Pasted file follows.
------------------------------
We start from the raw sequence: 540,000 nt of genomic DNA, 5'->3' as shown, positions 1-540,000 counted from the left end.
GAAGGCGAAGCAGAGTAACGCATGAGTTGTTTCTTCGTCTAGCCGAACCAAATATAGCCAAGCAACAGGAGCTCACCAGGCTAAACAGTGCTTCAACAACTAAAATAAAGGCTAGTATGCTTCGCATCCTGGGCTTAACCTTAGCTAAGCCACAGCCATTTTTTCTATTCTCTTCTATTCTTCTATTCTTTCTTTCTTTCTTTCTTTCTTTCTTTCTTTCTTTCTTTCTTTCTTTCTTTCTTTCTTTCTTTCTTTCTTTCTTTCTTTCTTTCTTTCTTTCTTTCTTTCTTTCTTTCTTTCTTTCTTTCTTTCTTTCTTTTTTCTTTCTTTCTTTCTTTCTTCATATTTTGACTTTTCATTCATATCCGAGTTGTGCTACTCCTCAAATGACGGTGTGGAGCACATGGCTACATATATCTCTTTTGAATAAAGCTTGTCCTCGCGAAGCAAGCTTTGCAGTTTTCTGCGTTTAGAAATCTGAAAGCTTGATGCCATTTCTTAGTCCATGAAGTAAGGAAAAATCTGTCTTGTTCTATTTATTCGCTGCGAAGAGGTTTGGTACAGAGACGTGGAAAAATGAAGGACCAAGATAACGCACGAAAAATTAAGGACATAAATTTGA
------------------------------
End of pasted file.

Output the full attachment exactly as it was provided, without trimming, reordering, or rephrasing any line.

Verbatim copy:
We start from the raw sequence: 540,000 nt of genomic DNA, 5'->3' as shown, positions 1-540,000 counted from the left end.
GAAGGCGAAGCAGAGTAACGCATGAGTTGTTTCTTCGTCTAGCCGAACCAAATATAGCCAAGCAACAGGAGCTCACCAGGCTAAACAGTGCTTCAACAACTAAAATAAAGGCTAGTATGCTTCGCATCCTGGGCTTAACCTTAGCTAAGCCACAGCCATTTTTTCTATTCTCTTCTATTCTTCTATTCTTTCTTTCTTTCTTTCTTTCTTTCTTTCTTTCTTTCTTTCTTTCTTTCTTTCTTTCTTTCTTTCTTTCTTTCTTTCTTTCTTTCTTTCTTTCTTTCTTTCTTTCTTTCTTTCTTTCTTTCTTTCTTTCTTTTTTCTTTCTTTCTTTCTTTCTTCATATTTTGACTTTTCATTCATATCCGAGTTGTGCTACTCCTCAAATGACGGTGTGGAGCACATGGCTACATATATCTCTTTTGAATAAAGCTTGTCCTCGCGAAGCAAGCTTTGCAGTTTTCTGCGTTTAGAAATCTGAAAGCTTGATGCCATTTCTTAGTCCATGAAGTAAGGAAAAATCTGTCTTGTTCTATTTATTCGCTGCGAAGAGGTTTGGTACAGAGACGTGGAAAAATGAAGGACCAAGATAACGCACGAAAAATTAAGGACATAAATTTGA